• This is an important first step because it is highly unlikely that you are receiving these rejections from a large number of different providers.
    • Determining which mailbox provider is returning these rejections allows you to target your actions to just the affected mailbox provider rather than making sweeping changes across your entire email program.
  • Once you have identified the affected mailbox provider, you should reduce the number of messages you are sending to that mailbox provider on an hourly, daily, or weekly basis. This could mean trimming some unengaged recipients from your mailing list or eliminating a few of your daily sends to that mailbox provider.
  • If you are unable to reduce the amount of messages you send to that mailbox provider, you should determine if you can spread your messages out over a longer duration. Instead of sending one large campaign at 1:00pm, you can spread that campaign over four smaller sends throughout the day.

If these actions do not correct the problem, review the How to address Reputation rejections section of this page. As mentioned before, there are circumstances where your reputation causes a mailbox provider to cap how much of your mail they will accept. We do a good job of properly classifying reputation-based rejections like this, but classifying rejections is an inexact science. Additionally, it's never a bad idea to take some small steps that will help improve your reputation.

The Mailbox Unavailable classification is used to group rejection messages that indicate the recipient mail server is unable to deliver the email due to a problem with an individual recipient's mailbox. These rejections do not indicate that the address you tried to reach was invalid. It simply means that the specific mailbox is currently unavailable or not accepting messages. A mailbox can be unavailable for a number of reasons.

  • A mailbox can be full. This means the mailbox is out of space and unable to accept additional email for the recipient. This often (but not always) indicates an inactive email address or a secondary (junk mail) account.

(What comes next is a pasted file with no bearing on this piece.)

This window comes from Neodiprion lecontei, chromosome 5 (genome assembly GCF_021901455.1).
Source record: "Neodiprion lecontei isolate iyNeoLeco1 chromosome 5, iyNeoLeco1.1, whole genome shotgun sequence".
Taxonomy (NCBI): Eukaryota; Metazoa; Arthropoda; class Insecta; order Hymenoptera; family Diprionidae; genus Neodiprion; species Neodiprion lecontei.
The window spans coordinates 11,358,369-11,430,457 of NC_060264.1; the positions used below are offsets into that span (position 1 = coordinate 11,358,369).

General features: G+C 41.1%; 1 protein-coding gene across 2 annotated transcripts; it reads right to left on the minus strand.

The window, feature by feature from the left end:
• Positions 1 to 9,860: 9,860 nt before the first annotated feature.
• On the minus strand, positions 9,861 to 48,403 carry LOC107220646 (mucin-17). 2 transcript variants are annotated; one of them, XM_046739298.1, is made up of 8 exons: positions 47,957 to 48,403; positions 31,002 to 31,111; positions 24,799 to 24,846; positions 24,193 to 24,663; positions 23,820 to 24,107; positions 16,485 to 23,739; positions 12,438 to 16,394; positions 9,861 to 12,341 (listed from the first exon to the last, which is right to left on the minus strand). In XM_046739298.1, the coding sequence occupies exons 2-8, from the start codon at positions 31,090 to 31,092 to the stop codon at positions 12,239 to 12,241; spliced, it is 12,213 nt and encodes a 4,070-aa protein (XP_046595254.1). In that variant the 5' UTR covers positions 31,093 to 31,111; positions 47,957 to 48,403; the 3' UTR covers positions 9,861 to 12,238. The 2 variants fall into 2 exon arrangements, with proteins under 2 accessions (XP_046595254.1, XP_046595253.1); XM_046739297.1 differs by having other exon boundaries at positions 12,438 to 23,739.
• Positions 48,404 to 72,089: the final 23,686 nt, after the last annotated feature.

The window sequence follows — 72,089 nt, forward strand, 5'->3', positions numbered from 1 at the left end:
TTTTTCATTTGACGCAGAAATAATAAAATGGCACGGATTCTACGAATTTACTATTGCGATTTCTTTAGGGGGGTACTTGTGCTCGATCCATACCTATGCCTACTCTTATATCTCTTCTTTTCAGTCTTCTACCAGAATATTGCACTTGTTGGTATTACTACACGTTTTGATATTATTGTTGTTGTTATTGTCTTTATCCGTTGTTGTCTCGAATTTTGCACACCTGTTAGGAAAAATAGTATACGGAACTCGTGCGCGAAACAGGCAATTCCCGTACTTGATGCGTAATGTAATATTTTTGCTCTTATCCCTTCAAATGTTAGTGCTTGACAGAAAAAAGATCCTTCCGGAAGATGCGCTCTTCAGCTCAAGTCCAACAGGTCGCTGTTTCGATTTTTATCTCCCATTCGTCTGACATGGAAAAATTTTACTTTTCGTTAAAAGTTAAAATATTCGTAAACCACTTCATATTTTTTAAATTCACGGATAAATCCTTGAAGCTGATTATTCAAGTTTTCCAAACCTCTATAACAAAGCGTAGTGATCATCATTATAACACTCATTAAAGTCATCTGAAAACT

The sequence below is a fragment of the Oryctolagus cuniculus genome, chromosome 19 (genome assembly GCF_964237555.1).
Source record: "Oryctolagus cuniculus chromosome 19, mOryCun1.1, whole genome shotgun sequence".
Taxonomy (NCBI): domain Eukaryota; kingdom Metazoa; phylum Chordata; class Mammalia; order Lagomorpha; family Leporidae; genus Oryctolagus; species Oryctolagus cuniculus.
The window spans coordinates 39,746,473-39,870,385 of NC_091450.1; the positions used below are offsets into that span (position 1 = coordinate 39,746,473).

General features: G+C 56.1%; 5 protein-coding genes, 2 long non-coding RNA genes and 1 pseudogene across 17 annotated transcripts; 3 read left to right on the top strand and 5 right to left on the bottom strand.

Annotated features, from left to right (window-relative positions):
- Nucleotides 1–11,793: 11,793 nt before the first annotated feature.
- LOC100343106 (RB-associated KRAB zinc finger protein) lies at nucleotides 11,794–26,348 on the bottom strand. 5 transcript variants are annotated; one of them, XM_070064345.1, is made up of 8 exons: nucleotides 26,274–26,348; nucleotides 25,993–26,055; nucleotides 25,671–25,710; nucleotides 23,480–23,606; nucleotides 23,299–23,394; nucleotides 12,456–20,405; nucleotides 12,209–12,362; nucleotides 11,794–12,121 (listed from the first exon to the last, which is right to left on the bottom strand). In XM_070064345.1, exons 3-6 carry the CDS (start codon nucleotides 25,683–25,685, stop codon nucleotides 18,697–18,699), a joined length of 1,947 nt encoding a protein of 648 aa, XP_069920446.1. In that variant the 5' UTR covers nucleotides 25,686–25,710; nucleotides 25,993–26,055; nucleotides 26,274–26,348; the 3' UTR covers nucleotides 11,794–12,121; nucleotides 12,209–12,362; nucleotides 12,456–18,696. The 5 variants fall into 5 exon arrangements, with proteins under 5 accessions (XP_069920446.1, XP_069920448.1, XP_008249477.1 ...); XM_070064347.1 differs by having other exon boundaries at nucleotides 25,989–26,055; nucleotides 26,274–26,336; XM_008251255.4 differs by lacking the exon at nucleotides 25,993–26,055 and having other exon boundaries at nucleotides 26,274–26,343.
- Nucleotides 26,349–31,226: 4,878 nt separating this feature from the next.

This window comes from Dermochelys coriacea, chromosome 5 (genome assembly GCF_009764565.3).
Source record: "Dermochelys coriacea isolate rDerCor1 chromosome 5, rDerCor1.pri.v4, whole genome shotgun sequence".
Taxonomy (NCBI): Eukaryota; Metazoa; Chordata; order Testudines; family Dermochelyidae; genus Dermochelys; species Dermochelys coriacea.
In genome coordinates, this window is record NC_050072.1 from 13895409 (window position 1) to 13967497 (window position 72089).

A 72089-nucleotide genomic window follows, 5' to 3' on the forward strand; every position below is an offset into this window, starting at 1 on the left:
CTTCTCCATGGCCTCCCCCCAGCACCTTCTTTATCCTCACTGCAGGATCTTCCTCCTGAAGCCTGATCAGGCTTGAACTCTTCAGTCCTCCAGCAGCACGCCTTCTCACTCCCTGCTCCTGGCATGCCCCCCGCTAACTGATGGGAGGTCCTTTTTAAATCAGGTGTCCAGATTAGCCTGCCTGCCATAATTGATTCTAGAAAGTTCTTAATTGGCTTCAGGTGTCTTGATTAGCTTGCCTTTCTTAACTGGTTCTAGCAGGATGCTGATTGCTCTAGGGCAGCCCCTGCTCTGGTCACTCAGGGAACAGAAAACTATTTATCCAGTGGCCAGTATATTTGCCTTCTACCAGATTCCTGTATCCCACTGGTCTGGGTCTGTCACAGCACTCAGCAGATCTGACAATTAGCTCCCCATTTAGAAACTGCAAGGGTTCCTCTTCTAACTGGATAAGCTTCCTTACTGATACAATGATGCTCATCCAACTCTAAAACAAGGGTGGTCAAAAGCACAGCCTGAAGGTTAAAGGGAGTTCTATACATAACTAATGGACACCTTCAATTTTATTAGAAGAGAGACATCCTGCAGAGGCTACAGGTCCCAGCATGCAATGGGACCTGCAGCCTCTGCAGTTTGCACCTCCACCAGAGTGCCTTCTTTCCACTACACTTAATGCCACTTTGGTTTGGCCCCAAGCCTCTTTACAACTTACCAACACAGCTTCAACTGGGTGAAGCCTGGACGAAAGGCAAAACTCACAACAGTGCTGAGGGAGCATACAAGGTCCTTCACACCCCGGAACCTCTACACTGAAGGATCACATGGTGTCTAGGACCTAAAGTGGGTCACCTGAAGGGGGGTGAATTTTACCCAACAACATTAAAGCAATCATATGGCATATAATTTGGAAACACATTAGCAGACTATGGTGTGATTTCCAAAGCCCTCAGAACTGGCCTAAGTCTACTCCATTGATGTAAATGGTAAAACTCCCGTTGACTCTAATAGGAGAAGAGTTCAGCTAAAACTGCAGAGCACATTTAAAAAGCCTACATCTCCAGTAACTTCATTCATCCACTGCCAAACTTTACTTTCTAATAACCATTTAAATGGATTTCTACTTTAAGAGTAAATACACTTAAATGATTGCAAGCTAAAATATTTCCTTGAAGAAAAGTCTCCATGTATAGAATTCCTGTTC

• A mailbox can be deactivated. This typically occurs when the owner of the mailbox has not accessed the email account for an extended period of time. Mailbox providers will eventually purge these accounts from their system and they will become Invalid Addresses.
  • A recipient can temporarily deactivate their mailbox, preventing any new mail from being delivered.
  • A mailbox can be temporarily suspended by the mailbox provider. Some mailbox providers will return these rejections for lapses in payment or if a large amount of spam or unwanted email is being sent from the mailbox.

How to address Mailbox Unavailable rejections

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The Mailbox Unavailable classification can be a tricky one to address because a mailbox provider can stop accepting email for many reasons. Making this even more complicated is the fact that a mailbox can be unavailable temporarily or for a long time. The rejection message almost never indicates how long the mailbox will be unavailable. With that said, there are some actions that can be taken to help reduce these rejections.

  • Tighten your sunsetting policy.

    • Mailbox Unavailable rejections often come from mailboxes that have not been accessed in a long time. Recipients who are not active in their mailbox will not open or click messages. Tightening your sunsetting window will remove long term unengaged recipients from your list and reduce Mailbox Unavailable rejections.
  • Utilize the Event Webhook or the SendGrid Email Activity APIs to identify the email addresses returning these rejections.

    • Identify addresses that have been returning Mailbox Unavailable rejections for an extended period of time and add them to your suppression lists.
    • There is no hard rule on what "extended period of time" means in this context, but many deliverability experts suggest suppressing these addresses after three to five Mailbox Unavailable rejections (Twilio SendGrid will not automatically suppress addresses that exhibit this behavior. We believe that decision is best left to our customers).

Some rejection messages are indecipherable or ambiguous. Most mailbox providers return helpful, well-written rejection messages that give you some idea of what the problem is. Some mailbox providers do not. Rejection messages like "550 There was a problem" are common. When we receive rejection messages that are this ambiguous, we place them into the Unclassified bucket.

How to address Unclassified rejections

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The best way to deal with excessive Unclassified classifications is to use the Email Activity APIs or the Event Webhook to analyze any bounces or blocks that were marked as Unclassified. Sometimes there are clues or insights in the response string that our system wasn't able to pick up. We are constantly working on more accurate classifications. As our system learns, the number of "Unclassified" rejection messages gets smaller every day and will continue to improve over time.